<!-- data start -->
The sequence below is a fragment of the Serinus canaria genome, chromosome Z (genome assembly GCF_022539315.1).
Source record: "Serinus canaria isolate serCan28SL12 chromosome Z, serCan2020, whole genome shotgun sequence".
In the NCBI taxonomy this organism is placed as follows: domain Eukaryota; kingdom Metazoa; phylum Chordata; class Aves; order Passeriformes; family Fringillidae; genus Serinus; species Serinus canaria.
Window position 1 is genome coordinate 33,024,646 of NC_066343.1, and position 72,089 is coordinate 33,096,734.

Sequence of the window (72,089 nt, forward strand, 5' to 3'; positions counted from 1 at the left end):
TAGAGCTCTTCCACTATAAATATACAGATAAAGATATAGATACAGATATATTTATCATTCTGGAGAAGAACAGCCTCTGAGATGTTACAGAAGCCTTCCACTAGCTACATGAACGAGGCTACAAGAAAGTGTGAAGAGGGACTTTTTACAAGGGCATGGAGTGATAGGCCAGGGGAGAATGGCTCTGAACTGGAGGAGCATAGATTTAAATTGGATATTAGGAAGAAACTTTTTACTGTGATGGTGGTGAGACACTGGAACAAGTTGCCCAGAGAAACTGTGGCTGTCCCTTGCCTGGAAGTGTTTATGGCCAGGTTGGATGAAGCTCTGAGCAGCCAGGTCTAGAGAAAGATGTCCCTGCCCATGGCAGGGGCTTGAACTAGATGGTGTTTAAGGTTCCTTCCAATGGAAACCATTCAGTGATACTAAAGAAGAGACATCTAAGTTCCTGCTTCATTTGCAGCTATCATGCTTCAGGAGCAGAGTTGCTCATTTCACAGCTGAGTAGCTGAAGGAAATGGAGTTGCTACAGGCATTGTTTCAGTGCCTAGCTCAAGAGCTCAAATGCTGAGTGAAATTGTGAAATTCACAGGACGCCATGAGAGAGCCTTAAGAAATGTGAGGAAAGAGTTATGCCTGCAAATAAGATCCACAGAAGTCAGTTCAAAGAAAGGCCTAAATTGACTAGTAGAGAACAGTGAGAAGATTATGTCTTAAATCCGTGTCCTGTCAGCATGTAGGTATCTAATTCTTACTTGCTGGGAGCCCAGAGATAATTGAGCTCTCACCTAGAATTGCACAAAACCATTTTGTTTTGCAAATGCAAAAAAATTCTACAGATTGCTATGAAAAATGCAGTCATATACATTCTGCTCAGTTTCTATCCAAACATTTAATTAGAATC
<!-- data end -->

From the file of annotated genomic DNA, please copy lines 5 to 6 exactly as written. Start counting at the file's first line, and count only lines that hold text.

Sequence of the window (72,089 nt, forward strand, 5' to 3'; positions counted from 1 at the left end):
TAGAGCTCTTCCACTATAAATATACAGATAAAGATATAGATACAGATATATTTATCATTCTGGAGAAGAACAGCCTCTGAGATGTTACAGAAGCCTTCCACTAGCTACATGAACGAGGCTACAAGAAAGTGTGAAGAGGGACTTTTTACAAGGGCATGGAGTGATAGGCCAGGGGAGAATGGCTCTGAACTGGAGGAGCATAGATTTAAATTGGATATTAGGAAGAAACTTTTTACTGTGATGGTGGTGAGACACTGGAACAAGTTGCCCAGAGAAACTGTGGCTGTCCCTTGCCTGGAAGTGTTTATGGCCAGGTTGGATGAAGCTCTGAGCAGCCAGGTCTAGAGAAAGATGTCCCTGCCCATGGCAGGGGCTTGAACTAGATGGTGTTTAAGGTTCCTTCCAATGGAAACCATTCAGTGATACTAAAGAAGAGACATCTAAGTTCCTGCTTCATTTGCAGCTATCATGCTTCAGGAGCAGAGTTGCTCATTTCACAGCTGAGTAGCTGAAGGAAATGGAGTTGCTACAGGCATTGTTTCAGTGCCTAGCTCAAGAGCTCAAATGCTGAGTGAAATTGTGAAATTCACAGGACGCCATGAGAGAGCCTTAAGAAATGTGAGGAAAGAGTTATGCCTGCAAATAAGATCCACAGAAGTCAGTTCAAAGAAAGGCCTAAATTGACTAGTAGAGAACAGTGAGAAGATTATGTCTTAAATCCGTGTCCTGTCAGCATGTAGGTATCTAATTCTTACTTGCTGGGAGCCCAGAGATAATTGAGCTCTCACCTAGAATTGCACAAAACCATTTTGTTTTGCAAATGCAAAAAAATTCTACAGATTGCTATGAAAAATGCAGTCATATACATTCTGCTCAGTTTCTATCCAAACATTTAATTAGAATC